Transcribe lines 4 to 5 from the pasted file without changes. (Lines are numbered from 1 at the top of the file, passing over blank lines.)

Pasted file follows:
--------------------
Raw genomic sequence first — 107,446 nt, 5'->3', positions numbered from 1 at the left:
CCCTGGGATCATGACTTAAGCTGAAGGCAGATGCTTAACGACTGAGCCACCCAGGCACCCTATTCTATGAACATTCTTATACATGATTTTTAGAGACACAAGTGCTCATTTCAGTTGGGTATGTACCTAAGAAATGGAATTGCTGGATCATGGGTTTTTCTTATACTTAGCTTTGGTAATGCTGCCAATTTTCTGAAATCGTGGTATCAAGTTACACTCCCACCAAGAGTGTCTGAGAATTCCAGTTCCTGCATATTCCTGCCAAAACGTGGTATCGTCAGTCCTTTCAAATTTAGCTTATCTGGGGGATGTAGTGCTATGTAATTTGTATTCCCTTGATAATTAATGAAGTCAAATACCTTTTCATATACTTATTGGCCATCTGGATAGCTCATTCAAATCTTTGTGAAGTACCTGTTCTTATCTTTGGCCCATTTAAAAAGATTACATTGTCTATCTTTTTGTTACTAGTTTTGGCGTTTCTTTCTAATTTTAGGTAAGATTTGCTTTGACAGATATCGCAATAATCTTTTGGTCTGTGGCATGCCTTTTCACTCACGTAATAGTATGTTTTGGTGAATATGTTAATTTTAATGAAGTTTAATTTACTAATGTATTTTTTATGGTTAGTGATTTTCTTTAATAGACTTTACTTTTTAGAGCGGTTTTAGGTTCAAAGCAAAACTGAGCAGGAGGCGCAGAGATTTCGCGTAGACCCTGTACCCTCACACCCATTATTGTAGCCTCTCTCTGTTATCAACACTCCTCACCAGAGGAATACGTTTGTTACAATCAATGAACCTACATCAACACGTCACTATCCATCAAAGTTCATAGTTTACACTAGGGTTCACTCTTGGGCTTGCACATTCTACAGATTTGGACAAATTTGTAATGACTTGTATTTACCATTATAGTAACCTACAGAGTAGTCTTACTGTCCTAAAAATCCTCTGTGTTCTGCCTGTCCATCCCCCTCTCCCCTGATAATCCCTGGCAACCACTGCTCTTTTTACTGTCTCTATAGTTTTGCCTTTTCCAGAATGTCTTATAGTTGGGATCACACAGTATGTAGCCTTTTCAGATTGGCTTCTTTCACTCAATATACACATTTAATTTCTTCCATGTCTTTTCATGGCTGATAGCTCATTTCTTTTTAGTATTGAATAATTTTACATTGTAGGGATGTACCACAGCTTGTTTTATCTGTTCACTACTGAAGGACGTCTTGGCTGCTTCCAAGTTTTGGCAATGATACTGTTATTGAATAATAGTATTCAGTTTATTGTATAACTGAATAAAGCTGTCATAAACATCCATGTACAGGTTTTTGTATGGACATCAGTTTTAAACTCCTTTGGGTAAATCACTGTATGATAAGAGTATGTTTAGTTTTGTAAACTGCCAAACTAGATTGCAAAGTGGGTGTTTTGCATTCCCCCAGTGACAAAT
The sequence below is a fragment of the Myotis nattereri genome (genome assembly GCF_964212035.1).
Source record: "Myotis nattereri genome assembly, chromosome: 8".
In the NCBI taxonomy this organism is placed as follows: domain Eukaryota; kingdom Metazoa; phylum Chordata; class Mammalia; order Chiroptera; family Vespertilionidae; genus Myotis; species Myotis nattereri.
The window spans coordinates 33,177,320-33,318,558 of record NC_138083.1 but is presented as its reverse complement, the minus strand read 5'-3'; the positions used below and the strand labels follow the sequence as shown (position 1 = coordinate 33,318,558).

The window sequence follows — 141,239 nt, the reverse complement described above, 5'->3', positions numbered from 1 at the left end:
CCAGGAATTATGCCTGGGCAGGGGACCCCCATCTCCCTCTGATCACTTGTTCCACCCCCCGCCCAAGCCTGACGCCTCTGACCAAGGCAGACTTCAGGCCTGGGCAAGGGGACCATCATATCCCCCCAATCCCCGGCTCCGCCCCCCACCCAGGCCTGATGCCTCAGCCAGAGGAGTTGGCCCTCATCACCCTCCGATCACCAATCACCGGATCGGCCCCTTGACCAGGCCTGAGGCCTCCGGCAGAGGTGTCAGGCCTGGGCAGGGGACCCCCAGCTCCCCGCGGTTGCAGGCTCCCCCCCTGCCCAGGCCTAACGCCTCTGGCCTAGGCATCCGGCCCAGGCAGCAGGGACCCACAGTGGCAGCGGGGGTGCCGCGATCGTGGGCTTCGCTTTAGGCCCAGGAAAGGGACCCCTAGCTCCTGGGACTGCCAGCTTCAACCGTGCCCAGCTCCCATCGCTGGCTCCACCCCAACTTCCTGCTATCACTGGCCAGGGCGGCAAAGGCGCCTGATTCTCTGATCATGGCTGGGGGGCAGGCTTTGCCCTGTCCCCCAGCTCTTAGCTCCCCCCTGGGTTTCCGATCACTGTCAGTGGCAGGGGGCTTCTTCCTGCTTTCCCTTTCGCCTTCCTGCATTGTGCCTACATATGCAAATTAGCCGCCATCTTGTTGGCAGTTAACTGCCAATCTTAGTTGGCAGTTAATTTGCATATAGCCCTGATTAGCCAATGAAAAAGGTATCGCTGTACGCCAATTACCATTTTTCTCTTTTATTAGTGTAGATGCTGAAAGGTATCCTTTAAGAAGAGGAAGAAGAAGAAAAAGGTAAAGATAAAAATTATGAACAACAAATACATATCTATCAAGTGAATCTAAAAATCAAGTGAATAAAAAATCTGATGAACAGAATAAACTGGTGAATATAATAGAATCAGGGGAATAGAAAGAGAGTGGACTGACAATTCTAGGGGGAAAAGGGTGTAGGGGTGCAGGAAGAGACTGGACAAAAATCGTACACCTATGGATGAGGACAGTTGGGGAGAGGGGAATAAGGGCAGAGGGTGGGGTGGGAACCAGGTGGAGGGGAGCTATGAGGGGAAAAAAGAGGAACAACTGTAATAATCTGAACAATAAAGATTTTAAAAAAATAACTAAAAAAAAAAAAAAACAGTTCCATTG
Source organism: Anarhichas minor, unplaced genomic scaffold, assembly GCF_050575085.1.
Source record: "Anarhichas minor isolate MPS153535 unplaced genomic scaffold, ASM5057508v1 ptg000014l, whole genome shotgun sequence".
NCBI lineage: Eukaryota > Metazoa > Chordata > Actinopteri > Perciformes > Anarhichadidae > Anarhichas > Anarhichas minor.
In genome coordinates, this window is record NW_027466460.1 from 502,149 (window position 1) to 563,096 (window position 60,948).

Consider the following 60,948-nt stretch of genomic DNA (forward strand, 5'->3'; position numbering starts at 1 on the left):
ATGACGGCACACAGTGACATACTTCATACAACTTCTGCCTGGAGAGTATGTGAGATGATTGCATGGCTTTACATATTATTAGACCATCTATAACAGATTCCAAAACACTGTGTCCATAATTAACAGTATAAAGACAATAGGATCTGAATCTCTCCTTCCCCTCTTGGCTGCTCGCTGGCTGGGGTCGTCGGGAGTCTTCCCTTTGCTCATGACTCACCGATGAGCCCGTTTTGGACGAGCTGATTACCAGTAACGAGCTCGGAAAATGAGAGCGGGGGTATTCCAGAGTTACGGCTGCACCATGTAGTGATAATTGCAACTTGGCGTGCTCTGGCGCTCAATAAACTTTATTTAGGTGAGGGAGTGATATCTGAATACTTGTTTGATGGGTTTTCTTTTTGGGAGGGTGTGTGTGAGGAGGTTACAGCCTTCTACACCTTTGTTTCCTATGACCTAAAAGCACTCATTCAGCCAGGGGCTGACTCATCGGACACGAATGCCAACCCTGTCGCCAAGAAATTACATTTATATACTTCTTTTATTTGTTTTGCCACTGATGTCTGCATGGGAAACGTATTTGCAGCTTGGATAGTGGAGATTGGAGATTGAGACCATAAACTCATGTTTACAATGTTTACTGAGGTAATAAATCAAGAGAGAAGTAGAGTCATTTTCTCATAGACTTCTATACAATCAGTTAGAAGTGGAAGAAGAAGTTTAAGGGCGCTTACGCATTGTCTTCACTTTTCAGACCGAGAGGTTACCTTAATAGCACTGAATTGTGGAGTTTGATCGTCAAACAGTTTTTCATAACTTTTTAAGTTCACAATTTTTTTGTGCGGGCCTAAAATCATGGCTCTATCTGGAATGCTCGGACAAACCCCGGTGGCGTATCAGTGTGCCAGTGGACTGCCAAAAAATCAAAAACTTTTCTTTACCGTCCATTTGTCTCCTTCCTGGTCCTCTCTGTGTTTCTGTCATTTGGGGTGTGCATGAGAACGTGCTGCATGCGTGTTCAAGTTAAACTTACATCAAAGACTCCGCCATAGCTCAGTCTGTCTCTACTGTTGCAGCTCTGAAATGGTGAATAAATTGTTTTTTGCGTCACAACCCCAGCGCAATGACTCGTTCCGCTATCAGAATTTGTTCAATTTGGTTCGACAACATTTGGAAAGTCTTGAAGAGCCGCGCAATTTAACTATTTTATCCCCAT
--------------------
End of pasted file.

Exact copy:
Source record: "Myotis nattereri genome assembly, chromosome: 8".
In the NCBI taxonomy this organism is placed as follows: domain Eukaryota; kingdom Metazoa; phylum Chordata; class Mammalia; order Chiroptera; family Vespertilionidae; genus Myotis; species Myotis nattereri.